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Using the IN operation in a Google App Engine query is limited to 30 items in the list per query, so I have to find a way to break up the list into multiple lists with a maximum of 30 items in each array, and query each sub array.

I've come up with a small solution to do this, but it's very inelegant, and I'm not sure if this is the best way to do this. I'm new to Python, so I'm wondering how I might do this correctly or more elegantly?

I'm querying for User.query(User.email IN emails)

max_length = 30
iter_count = len(emails) / max_length
for i in range(iter_count):         
    min = i  * max_length
    max = (i + 1) * max_length
    if min > len(emails):
       break
    if max > len(emails):
       max = len(emails)

    current_array = emails[min:max]
    # query this array
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1  
This is quite an expensive query. Every element in the list results in a seperate query. Checking all the entities is sometimes cheaper. –  voscausa Oct 19 '12 at 14:07
    
@voscausa what do you mean by checking all the entities? –  moby Oct 19 '12 at 14:34
    
The limit is there because doing this many queries is silly expensive. Consider refactoring so you can look up entities by key instead of doing queries. –  Nick Johnson Oct 26 '12 at 12:42
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2 Answers 2

up vote 3 down vote accepted
max_length = 30
for i in xrange(0, len(emails), max_length):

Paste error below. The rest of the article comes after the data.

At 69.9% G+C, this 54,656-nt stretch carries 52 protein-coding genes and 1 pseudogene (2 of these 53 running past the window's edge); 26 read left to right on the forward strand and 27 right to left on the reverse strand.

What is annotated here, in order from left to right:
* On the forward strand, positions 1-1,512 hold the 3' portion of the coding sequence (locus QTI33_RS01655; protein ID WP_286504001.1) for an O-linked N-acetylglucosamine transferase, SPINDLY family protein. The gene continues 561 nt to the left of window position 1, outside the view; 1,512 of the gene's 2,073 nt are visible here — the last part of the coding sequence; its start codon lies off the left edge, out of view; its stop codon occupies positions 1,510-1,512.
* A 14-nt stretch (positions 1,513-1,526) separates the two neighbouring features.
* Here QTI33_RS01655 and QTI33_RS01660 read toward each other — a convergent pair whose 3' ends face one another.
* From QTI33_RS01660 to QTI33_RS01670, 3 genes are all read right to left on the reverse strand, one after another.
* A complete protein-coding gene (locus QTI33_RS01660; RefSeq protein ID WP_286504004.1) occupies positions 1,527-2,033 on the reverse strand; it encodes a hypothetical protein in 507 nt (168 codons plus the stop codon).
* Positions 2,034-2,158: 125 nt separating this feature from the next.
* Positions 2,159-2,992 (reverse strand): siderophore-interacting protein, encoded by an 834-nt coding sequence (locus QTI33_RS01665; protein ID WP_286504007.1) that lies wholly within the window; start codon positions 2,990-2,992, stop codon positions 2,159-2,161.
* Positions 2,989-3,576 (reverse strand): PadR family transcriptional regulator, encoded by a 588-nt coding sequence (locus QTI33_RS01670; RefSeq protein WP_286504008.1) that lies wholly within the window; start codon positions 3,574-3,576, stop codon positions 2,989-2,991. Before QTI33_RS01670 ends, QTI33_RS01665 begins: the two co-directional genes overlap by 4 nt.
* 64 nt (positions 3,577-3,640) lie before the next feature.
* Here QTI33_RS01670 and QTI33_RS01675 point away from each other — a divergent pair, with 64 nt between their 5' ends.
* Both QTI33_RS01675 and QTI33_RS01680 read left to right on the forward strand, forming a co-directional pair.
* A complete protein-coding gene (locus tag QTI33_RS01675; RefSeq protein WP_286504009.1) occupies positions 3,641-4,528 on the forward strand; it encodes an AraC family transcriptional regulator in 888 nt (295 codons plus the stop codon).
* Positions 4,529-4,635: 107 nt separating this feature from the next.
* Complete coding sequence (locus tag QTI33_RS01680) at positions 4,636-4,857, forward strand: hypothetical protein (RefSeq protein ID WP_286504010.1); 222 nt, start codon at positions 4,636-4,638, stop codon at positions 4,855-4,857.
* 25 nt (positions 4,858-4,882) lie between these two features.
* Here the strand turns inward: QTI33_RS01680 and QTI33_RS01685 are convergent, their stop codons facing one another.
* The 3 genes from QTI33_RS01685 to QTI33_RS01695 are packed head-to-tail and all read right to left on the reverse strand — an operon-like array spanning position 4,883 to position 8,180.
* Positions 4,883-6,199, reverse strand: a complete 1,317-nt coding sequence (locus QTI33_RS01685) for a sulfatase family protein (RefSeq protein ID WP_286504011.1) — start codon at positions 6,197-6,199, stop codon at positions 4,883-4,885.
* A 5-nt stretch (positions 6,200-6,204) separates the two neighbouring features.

current_array = emails[i:i+max_length]
    # query this array
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My, you're busy tonight :) -- put this all in a generator and you can iterate over that and hide all of the scary stuff (although, that's just cosmetic at that point)... –  mgilson Oct 19 '12 at 2:54
    
Yeah, I usually make a little generator def chunk_list(l, chunksize=50) when I need it. Comes in useful. –  nneonneo Oct 19 '12 at 2:57
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You can do something like this:

l=range(105)
step=30
print [l[i:i+step] for i in range(0,len(l),step)]

Which you can easily turn into a generator:

>>> l=range(105)
>>> step=30
>>> g=(l[i:i+step] for i in range(0,len(l),step))
>>> g.next()
[0, 1, 2, 3, 4, 5, 6, 7, 8, 9, 10, 11, 12, 13, 14, 15, 16, 17, 18, 19, 20, 21, 22, 23, 24, 25, 26, 27, 28, 29]
>>> g.next()
[30, 31, 32, 33, 34, 35, 36, 37, 38, 39, 40, 41, 42, 43, 44, 45, 46, 47, 48, 49, 50, 51, 52, 53, 54, 55, 56, 57, 58, 59]
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